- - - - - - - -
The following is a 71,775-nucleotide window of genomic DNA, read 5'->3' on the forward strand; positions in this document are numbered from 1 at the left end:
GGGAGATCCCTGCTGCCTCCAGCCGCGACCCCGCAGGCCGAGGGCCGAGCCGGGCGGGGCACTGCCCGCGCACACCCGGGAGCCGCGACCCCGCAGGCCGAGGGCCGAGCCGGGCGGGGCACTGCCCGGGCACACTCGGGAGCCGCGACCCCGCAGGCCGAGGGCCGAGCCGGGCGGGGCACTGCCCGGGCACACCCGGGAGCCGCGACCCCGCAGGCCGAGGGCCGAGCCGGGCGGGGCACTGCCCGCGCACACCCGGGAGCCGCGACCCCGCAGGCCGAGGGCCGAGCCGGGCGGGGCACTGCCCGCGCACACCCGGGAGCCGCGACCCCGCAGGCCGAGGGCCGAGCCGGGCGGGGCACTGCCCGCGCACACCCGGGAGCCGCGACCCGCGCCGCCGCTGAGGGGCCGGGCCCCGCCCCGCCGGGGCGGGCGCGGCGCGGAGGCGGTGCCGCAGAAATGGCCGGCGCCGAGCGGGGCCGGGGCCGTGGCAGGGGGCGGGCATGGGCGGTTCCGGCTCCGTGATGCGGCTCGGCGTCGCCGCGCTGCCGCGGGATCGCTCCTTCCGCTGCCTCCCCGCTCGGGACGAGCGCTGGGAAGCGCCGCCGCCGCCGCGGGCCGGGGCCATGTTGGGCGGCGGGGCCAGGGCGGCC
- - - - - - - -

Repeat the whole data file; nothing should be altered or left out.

The following is a 71,775-nucleotide window of genomic DNA, read 5'->3' on the forward strand; positions in this document are numbered from 1 at the left end:
GGGAGATCCCTGCTGCCTCCAGCCGCGACCCCGCAGGCCGAGGGCCGAGCCGGGCGGGGCACTGCCCGCGCACACCCGGGAGCCGCGACCCCGCAGGCCGAGGGCCGAGCCGGGCGGGGCACTGCCCGGGCACACTCGGGAGCCGCGACCCCGCAGGCCGAGGGCCGAGCCGGGCGGGGCACTGCCCGGGCACACCCGGGAGCCGCGACCCCGCAGGCCGAGGGCCGAGCCGGGCGGGGCACTGCCCGCGCACACCCGGGAGCCGCGACCCCGCAGGCCGAGGGCCGAGCCGGGCGGGGCACTGCCCGCGCACACCCGGGAGCCGCGACCCCGCAGGCCGAGGGCCGAGCCGGGCGGGGCACTGCCCGCGCACACCCGGGAGCCGCGACCCGCGCCGCCGCTGAGGGGCCGGGCCCCGCCCCGCCGGGGCGGGCGCGGCGCGGAGGCGGTGCCGCAGAAATGGCCGGCGCCGAGCGGGGCCGGGGCCGTGGCAGGGGGCGGGCATGGGCGGTTCCGGCTCCGTGATGCGGCTCGGCGTCGCCGCGCTGCCGCGGGATCGCTCCTTCCGCTGCCTCCCCGCTCGGGACGAGCGCTGGGAAGCGCCGCCGCCGCCGCGGGCCGGGGCCATGTTGGGCGGCGGGGCCAGGGCGGCC